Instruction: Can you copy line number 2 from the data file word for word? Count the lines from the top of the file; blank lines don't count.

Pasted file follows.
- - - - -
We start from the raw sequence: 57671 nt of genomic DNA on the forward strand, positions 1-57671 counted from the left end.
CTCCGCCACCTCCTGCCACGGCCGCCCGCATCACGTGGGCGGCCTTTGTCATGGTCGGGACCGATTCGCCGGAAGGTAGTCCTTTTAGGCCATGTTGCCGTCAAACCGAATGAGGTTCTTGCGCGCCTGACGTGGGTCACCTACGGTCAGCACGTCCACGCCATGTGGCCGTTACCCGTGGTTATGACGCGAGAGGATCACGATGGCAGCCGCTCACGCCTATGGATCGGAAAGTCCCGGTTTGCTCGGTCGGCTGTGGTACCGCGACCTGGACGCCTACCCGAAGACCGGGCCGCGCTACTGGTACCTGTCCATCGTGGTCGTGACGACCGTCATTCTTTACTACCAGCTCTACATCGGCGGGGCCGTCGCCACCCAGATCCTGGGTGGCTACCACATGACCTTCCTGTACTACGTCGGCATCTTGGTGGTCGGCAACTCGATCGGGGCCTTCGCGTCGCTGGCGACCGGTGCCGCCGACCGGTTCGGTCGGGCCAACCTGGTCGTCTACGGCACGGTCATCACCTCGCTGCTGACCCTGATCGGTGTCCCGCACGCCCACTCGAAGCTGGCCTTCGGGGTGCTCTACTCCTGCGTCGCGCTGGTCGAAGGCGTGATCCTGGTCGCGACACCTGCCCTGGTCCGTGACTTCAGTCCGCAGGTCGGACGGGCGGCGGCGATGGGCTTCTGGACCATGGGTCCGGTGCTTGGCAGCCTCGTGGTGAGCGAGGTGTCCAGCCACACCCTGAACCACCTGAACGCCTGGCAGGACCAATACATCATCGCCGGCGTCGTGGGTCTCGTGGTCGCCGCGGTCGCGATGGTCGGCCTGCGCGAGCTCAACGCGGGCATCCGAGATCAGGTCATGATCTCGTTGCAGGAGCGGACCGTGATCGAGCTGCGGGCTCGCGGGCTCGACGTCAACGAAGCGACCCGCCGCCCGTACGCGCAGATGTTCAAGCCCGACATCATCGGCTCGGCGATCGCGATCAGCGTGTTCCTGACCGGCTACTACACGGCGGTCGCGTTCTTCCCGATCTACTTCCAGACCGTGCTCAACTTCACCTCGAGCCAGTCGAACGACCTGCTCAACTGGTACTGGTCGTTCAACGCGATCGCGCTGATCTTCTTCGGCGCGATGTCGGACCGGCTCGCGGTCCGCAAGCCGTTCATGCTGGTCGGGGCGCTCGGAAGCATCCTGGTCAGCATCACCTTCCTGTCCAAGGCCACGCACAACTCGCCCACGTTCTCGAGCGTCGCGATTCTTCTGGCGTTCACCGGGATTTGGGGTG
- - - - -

CTCCGCCACCTCCTGCCACGGCCGCCCGCATCACGTGGGCGGCCTTTGTCATGGTCGGGACCGATTCGCCGGAAGGTAGTCCTTTTAGGCCATGTTGCCGTCAAACCGAATGAGGTTCTTGCGCGCCTGACGTGGGTCACCTACGGTCAGCACGTCCACGCCATGTGGCCGTTACCCGTGGTTATGACGCGAGAGGATCACGATGGCAGCCGCTCACGCCTATGGATCGGAAAGTCCCGGTTTGCTCGGTCGGCTGTGGTACCGCGACCTGGACGCCTACCCGAAGACCGGGCCGCGCTACTGGTACCTGTCCATCGTGGTCGTGACGACCGTCATTCTTTACTACCAGCTCTACATCGGCGGGGCCGTCGCCACCCAGATCCTGGGTGGCTACCACATGACCTTCCTGTACTACGTCGGCATCTTGGTGGTCGGCAACTCGATCGGGGCCTTCGCGTCGCTGGCGACCGGTGCCGCCGACCGGTTCGGTCGGGCCAACCTGGTCGTCTACGGCACGGTCATCACCTCGCTGCTGACCCTGATCGGTGTCCCGCACGCCCACTCGAAGCTGGCCTTCGGGGTGCTCTACTCCTGCGTCGCGCTGGTCGAAGGCGTGATCCTGGTCGCGACACCTGCCCTGGTCCGTGACTTCAGTCCGCAGGTCGGACGGGCGGCGGCGATGGGCTTCTGGACCATGGGTCCGGTGCTTGGCAGCCTCGTGGTGAGCGAGGTGTCCAGCCACACCCTGAACCACCTGAACGCCTGGCAGGACCAATACATCATCGCCGGCGTCGTGGGTCTCGTGGTCGCCGCGGTCGCGATGGTCGGCCTGCGCGAGCTCAACGCGGGCATCCGAGATCAGGTCATGATCTCGTTGCAGGAGCGGACCGTGATCGAGCTGCGGGCTCGCGGGCTCGACGTCAACGAAGCGACCCGCCGCCCGTACGCGCAGATGTTCAAGCCCGACATCATCGGCTCGGCGATCGCGATCAGCGTGTTCCTGACCGGCTACTACACGGCGGTCGCGTTCTTCCCGATCTACTTCCAGACCGTGCTCAACTTCACCTCGAGCCAGTCGAACGACCTGCTCAACTGGTACTGGTCGTTCAACGCGATCGCGCTGATCTTCTTCGGCGCGATGTCGGACCGGCTCGCGGTCCGCAAGCCGTTCATGCTGGTCGGGGCGCTCGGAAGCATCCTGGTCAGCATCACCTTCCTGTCCAAGGCCACGCACAACTCGCCCACGTTCTCGAGCGTCGCGATTCTTCTGGCGTTCACCGGGATTTGGGGTG